This week, many of us may have felt a bit of whiplash as we saw Amendment One pass in North Carolina, followed closely by President Obama’s historic, public declaration of support for same-sex marriage. Both of these events carry much more weight than just their legal and political implications; they each carry a message.
As a queer person who grew up in a liberal, accepting city, who went to socially liberal, accepting schools, having never lost a friend to my coming out, I’ve had it easy. So many other queer folks have faced – and continue to face – being kicked out of their homes as teenagers, homelessness, losing friends, losing jobs, physical assaults and bullying, self loathing, and suicide. The challenges I faced in coming out do not compare to what I just described, and yet, it was still hard and scary. Why? And what does this have to do with NC’s Amendment 1 and President Obama?
As we grow up – and by ‘we’ I mean everyone – we look to the environment around us for guidance about how to navigate the world. We see how our family members and friends react to different situations, and, increasingly, we see everything that is portrayed on TV, the Internet, and in the news – and, notably, we don’t see what is not portrayed. Everything we see sends us both conscious and subconscious messages about what is ok and good, and about what is not ok, weird, and bad. We internalize these messages, whether or not they are correct, without realizing that this is happening, and they influence how we see the world.
What I see in the news is a world dominated by straight white people. Gay people are either absent entirely from TV shows and commercials, or they are the main focus and are explicitly pointed out. I see legislation being pushed to further solidify legal discrimination against gay people. I see our rights being put to a popular vote, as if the majority is capable of understanding the needs of a minority, and capable of making a fair decision, harmful power dynamics aside. I see straight politicians who know nothing about the life of any queer person questioning the morals of queer people, making sweeping generalizations about promiscuity and disease, and then declaring that no one has to be gay, that it is a choice,* and therefore should not be supported. I these politicians maintain public credibility and support while saying these things. And up until very recently, I have seen all realistic candidates for president go out of their way to reassure the public that they are not in full favor of gay rights.
The messages I have received as a gay person have been that, regardless of who I am or what I do, I don’t deserve equal rights – that public opinion is more important than my equality, than my well being. I see my values questioned, the legitimacy of my feelings questioned; I see that I am supposedly inferior to my straight counterparts, somehow weird or a spectacle, not normal, a curiosity or a good subject for gossip. I see that though I have been fortunate so far, violence against me could be around the corner if I am not careful. The news about Amendment One in NC fuels these negative messages, which are not only internalized by gay people, but also the straight people with whom we interact every day. Homophobia and the physical and emotional violence that go with it are reinforced, legal implications aside.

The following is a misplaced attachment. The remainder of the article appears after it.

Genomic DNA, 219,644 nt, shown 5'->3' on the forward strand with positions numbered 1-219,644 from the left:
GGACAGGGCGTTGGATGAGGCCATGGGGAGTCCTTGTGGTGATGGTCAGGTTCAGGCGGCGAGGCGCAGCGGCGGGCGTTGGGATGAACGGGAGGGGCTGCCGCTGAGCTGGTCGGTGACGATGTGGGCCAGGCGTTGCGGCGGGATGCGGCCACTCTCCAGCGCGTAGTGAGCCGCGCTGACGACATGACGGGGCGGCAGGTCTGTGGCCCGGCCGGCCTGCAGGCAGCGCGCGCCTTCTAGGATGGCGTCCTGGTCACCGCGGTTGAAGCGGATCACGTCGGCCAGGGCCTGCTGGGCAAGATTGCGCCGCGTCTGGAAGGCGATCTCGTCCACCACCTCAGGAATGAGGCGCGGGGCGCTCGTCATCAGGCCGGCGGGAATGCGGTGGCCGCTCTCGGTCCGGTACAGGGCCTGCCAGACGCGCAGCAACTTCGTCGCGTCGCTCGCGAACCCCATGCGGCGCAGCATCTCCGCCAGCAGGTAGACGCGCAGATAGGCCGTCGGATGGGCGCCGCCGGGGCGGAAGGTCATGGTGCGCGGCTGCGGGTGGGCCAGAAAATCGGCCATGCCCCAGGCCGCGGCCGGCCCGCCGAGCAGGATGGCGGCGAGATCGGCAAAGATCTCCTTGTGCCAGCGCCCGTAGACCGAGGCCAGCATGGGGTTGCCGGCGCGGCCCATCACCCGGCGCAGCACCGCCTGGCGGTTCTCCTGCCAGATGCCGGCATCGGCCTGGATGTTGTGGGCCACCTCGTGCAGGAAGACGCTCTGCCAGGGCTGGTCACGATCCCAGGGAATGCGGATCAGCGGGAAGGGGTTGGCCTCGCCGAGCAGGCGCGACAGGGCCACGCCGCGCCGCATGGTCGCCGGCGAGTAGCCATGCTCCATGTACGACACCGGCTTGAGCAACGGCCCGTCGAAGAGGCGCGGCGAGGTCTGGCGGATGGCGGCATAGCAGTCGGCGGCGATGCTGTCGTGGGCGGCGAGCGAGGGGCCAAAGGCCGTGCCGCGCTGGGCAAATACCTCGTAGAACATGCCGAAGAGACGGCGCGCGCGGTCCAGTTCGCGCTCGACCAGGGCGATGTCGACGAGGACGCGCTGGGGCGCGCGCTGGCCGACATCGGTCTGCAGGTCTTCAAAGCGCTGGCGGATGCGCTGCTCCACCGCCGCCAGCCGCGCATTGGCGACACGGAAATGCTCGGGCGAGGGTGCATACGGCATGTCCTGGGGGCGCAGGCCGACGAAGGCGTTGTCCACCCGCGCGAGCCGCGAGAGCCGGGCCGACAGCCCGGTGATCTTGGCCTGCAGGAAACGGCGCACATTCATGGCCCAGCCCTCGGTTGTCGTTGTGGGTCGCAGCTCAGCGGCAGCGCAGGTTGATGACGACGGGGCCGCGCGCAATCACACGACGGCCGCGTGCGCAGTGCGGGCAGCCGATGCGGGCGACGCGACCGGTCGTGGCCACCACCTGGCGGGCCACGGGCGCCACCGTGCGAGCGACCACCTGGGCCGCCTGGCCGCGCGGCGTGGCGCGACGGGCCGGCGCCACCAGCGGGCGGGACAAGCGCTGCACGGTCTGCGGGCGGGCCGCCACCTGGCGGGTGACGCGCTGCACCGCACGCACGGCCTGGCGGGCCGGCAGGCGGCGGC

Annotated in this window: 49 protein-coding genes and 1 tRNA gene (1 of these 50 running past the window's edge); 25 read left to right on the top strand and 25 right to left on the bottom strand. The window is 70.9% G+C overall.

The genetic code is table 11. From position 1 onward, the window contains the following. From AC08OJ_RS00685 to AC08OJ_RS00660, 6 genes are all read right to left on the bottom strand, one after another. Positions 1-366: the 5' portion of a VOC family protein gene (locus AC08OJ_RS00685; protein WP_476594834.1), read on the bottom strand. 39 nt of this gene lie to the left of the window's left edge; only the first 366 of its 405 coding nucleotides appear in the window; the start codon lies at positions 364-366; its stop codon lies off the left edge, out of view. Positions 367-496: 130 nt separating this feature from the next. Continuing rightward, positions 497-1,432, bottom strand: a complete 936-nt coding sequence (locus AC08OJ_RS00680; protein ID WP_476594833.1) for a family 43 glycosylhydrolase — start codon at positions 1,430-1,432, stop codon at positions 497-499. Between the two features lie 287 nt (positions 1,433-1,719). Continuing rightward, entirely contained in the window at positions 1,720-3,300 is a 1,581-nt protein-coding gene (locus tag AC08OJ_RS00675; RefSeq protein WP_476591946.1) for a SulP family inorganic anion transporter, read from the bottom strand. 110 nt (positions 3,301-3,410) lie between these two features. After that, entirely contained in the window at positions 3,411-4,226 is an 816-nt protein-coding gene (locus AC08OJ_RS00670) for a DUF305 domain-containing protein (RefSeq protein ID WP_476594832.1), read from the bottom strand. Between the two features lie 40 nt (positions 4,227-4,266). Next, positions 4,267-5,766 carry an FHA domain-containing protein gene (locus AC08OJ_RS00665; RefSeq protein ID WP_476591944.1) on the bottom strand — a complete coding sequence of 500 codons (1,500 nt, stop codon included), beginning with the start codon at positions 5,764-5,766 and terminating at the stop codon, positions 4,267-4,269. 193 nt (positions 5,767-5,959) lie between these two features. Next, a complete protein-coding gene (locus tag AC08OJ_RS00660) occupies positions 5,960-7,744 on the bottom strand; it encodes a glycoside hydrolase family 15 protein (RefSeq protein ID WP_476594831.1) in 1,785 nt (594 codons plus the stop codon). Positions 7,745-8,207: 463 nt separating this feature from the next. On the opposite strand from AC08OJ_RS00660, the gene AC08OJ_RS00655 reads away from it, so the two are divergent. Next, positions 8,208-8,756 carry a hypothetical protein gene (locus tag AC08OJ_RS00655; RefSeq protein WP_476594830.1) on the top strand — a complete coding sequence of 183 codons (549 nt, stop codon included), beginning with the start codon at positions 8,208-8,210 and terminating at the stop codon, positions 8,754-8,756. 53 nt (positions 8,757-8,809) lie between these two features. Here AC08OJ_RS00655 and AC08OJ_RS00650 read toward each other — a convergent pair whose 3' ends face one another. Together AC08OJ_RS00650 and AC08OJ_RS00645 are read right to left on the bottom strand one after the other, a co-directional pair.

This is why President Obama’s endorsement of marriage equality is so important. Even if it doesn’t change anything about what he can and will do, it sends a very important counter message. Now, even the president of the United States believes and knows gay people are just regular people too, and deserve equal rights. This kind of message has the power to make the difference between violence and safety, between life and death for many queer people less fortunate than I. It also has the power to make life easier and safer for the next generation of youth who come into this world, looking for guidance.
I am very disappointed in North Carolina for passing Amendment One, and incredibly angry at all the people who see fit to judge me and my life (among the lives of many others) without knowing a single thing about me other than the fact that I am gay. I am relieved and happy to hear President Obama finally voice his full support – it’s past due. With this blog, I hope to add my voice, in whatever small way, to the positive messages out there on the internet.
Until next time,
*A note about gayness as a choice – I find the nature vs. nurture argument to be completely irrelevant. Aside from all of the evidence that gay people cannot choose to become straight, I find the argument that being gay is only ok if you can’t help it to be a little insulting. Even if it were possible to change, why should I have to engage in the work of trying to change if I am happy and healthy as I am? Just because some other people are uncomfortable? Yeah, right.
Once again, find me on Twitter at choosetolearn.